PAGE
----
Researchers have found that a single counseling intervention that includes an exploration of the risk of alcohol use in sexual contexts may have an impact on HIV// prevention by reducing sexual risk behaviours. The study is published in the April 15th edition of the Journal of Acquired Immune Deficiency Syndromes. Considerable evidence exists that alcohol use contributes to the spread of sexually transmitted infections (STIs) including HIV.
In townships in Cape Town, South Africa, which are heavily affected by HIV, more than 85% of the places where people meet new sex partners serve alcohol.
“In Cape Town, 42% of men and 12% of women receiving STI clinic services report drinking before sex, and the rate of alcohol use before sex jumps to 61% among STI clinic patients who are problem drinkers”, notes Seth Kalichman, from the University of Connecticut, USA, who conducted the study.
In order to focus on the link between alcohol, STIs, and HIV, the US and South African team of researchers sought to study the impact on sexual risk behaviours and alcohol use of a single brief counseling intervention surrounding HIV and alcohol.
In a randomised, controlled trial, 143 attendees at an STI clinic in Cape Town who used alcohol were given a 60-minute experimental counseling session that focused on HIV and alcohol risk, or a 20-minute educational control intervention, consisting of HIV information alone.
The 60-minute intervention included the informational component of the control condition, plus a motivational component based on the World Health Organization's brief alcohol counseling model, and finally a skills-building component focused on behavioral self-management and sexual communication.
Baseline information was collected by audio computer-assisted interviewing. Follow-up sessions were conducted at three and six months after the intervention or control condition. Participants were questioned ab
out their number of sexual partners and condom use in the past month, as well as alcohol and other drug use. Several short questionnaires were also administered, to assess understanding of HIV risk and prevention, HIV-related stigma, intentions of behaviour change, risk-reduction self-efficacy, and expectations of alcohol use.
Overall, the experimental counselling session was associated with more than a 25% increase in condom use and a 65% reduction in unprotected sex over the 6-month follow-up period, with risk reduction significantly greater for the experimental condition than for the control condition at both follow-ups. Condom use at last intercourse exceeded 95% at each follow-up for the experimental condition. Alcohol use in sexual contexts and expectancies that alcohol enhances sexual experiences were also significantly lower for the experimental condition at the three-month follow-up. Other indicators, including HIV knowledge and stigmas, were not significantly different between the groups.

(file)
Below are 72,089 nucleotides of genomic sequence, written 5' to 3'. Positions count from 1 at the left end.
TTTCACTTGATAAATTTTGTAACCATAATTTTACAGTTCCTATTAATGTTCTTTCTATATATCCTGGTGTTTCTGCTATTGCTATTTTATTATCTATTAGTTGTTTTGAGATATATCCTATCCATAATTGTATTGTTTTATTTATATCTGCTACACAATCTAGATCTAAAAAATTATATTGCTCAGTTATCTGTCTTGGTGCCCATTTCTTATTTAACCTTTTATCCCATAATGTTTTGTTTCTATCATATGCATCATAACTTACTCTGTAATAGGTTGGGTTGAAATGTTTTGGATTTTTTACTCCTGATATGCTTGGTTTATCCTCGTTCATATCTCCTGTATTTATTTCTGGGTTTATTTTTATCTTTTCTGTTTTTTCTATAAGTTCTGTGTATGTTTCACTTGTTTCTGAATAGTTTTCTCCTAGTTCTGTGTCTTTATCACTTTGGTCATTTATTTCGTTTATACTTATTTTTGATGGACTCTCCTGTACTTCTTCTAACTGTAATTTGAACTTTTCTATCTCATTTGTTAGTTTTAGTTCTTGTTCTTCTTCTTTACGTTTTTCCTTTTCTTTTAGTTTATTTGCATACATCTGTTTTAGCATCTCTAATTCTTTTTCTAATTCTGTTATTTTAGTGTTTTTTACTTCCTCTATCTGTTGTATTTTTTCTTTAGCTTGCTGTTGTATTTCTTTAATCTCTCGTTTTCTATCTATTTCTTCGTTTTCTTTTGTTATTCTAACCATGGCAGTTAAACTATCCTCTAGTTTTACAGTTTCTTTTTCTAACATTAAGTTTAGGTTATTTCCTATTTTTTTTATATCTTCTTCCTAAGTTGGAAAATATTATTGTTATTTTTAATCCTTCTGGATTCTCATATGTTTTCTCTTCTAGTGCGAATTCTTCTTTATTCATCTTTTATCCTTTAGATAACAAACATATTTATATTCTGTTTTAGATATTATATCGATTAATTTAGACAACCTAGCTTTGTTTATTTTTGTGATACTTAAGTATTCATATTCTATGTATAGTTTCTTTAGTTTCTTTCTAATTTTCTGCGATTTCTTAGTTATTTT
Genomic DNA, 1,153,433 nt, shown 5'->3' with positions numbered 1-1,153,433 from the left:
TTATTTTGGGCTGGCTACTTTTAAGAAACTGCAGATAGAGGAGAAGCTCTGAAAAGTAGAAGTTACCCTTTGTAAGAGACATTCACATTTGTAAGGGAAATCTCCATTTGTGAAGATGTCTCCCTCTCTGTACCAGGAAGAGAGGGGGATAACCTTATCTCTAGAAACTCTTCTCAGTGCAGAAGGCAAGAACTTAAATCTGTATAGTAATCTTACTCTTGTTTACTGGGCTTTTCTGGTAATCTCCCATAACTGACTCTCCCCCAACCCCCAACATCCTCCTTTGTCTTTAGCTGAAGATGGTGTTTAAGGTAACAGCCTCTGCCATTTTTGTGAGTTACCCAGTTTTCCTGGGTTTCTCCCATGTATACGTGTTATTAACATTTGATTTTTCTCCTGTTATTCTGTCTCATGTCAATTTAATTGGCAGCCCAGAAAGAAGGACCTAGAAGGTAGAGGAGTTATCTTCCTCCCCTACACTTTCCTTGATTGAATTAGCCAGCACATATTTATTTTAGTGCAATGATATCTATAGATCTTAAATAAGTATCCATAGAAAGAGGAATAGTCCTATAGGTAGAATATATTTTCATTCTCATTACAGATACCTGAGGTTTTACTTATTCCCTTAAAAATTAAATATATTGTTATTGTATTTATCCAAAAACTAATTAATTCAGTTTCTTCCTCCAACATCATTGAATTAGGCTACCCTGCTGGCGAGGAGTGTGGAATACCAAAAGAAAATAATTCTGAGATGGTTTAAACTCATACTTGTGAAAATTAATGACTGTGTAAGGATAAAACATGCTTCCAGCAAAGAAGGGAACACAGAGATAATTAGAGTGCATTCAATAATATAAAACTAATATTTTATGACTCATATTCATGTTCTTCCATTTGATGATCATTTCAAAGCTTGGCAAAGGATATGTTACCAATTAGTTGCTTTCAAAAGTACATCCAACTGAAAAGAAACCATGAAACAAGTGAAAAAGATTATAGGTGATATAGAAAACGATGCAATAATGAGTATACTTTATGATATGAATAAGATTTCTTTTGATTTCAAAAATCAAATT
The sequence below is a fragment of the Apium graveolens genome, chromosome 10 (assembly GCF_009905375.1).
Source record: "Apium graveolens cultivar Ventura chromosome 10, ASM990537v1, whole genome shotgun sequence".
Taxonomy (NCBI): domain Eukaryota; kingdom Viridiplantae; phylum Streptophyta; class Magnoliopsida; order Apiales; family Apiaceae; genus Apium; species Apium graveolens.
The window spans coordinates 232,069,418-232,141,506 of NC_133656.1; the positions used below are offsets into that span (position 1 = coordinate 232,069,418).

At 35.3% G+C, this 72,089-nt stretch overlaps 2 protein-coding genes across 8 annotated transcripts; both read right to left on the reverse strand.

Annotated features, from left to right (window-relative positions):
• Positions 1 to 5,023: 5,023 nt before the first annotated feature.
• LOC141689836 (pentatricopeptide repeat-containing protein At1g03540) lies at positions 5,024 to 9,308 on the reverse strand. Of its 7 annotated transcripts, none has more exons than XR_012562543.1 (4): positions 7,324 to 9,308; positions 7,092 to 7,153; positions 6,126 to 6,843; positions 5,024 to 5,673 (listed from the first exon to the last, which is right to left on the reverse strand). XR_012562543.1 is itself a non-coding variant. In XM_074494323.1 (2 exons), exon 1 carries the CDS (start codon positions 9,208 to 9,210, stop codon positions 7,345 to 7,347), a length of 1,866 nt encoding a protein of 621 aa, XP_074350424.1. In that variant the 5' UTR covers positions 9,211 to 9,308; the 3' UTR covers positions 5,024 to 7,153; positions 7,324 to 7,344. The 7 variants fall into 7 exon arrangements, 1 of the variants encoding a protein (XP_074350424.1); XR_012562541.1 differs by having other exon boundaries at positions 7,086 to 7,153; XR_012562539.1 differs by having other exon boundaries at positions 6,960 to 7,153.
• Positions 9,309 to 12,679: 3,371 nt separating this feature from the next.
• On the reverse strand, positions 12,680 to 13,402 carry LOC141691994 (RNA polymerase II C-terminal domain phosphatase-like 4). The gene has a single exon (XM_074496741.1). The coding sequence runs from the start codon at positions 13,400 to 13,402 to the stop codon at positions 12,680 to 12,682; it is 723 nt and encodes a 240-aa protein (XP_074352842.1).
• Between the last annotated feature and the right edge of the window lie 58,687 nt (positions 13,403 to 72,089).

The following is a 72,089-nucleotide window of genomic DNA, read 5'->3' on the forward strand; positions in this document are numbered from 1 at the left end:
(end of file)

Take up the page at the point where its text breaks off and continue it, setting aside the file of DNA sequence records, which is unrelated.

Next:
The authors note that it isn’t really possible to generalise these findings to other settings, particularly because of the number of people who refused to participate and the number lost to follow-up, although retention within the trial was 73% at six months. Other limitations of the study included the small proportion of female participants, the lack of blinding to the intervention, and the use of self-report indicators alone as outcome measures.
Moreover, the team questions whether the differences could be due solely to the increased amount of counselling time given to the intervention-group participants. Finally, they note “the lack of sustainability of the alcohol outcomes suggests that the sexual risk reduction behaviour changes may also deteriorate over time and indicates the need for more intensive alcohol risk reduction intervention components and maintenance intervention strategies”.
“Risk reduction counselling is
relatively inexpensive when delivered to individuals at greatest risk and is available now for use in clinical settings”, the report notes. Thus, a similar brief intervention could be widely disseminated via such clinics, which serve people at highest risk of HIV infection.
“This intervention may be particularly useful because it can be delivered by non-professional counsellors with minimal training,” say the authors, noting such counselling could bolster other prevention strategies such as microbicide use.
Changing sexual risk behaviours in the long term among people at greatest risk “requires multilevel intervention strategies that address individual behaviour change and also change the behavioural context and social milieu”, the authors conclude. Research is urgently needed on community-level interventions for supporting risk reduction in drinking places such as shebeens and taverns, in parallel with risk reduction counselling for high-risk drinkers in southern Africa, they suggest.
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